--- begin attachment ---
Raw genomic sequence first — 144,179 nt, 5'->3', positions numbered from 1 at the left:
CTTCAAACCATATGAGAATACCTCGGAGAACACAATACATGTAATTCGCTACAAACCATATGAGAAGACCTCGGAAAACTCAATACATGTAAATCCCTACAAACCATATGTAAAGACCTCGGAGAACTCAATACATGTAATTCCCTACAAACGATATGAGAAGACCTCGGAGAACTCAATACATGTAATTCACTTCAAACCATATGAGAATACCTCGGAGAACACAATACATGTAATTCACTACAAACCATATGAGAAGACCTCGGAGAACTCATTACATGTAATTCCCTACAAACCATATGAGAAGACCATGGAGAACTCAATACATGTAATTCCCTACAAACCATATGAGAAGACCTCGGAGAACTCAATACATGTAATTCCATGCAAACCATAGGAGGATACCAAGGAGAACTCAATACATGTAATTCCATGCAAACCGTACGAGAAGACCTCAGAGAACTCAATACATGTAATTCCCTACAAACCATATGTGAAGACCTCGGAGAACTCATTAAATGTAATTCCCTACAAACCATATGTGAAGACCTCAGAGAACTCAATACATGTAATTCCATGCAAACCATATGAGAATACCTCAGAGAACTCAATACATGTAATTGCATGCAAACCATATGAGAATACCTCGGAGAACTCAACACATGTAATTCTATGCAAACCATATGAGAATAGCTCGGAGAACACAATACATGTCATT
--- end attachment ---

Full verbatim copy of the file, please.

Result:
Raw genomic sequence first — 144,179 nt, 5'->3', positions numbered from 1 at the left:
CTTCAAACCATATGAGAATACCTCGGAGAACACAATACATGTAATTCGCTACAAACCATATGAGAAGACCTCGGAAAACTCAATACATGTAAATCCCTACAAACCATATGTAAAGACCTCGGAGAACTCAATACATGTAATTCCCTACAAACGATATGAGAAGACCTCGGAGAACTCAATACATGTAATTCACTTCAAACCATATGAGAATACCTCGGAGAACACAATACATGTAATTCACTACAAACCATATGAGAAGACCTCGGAGAACTCATTACATGTAATTCCCTACAAACCATATGAGAAGACCATGGAGAACTCAATACATGTAATTCCCTACAAACCATATGAGAAGACCTCGGAGAACTCAATACATGTAATTCCATGCAAACCATAGGAGGATACCAAGGAGAACTCAATACATGTAATTCCATGCAAACCGTACGAGAAGACCTCAGAGAACTCAATACATGTAATTCCCTACAAACCATATGTGAAGACCTCGGAGAACTCATTAAATGTAATTCCCTACAAACCATATGTGAAGACCTCAGAGAACTCAATACATGTAATTCCATGCAAACCATATGAGAATACCTCAGAGAACTCAATACATGTAATTGCATGCAAACCATATGAGAATACCTCGGAGAACTCAACACATGTAATTCTATGCAAACCATATGAGAATAGCTCGGAGAACACAATACATGTCATT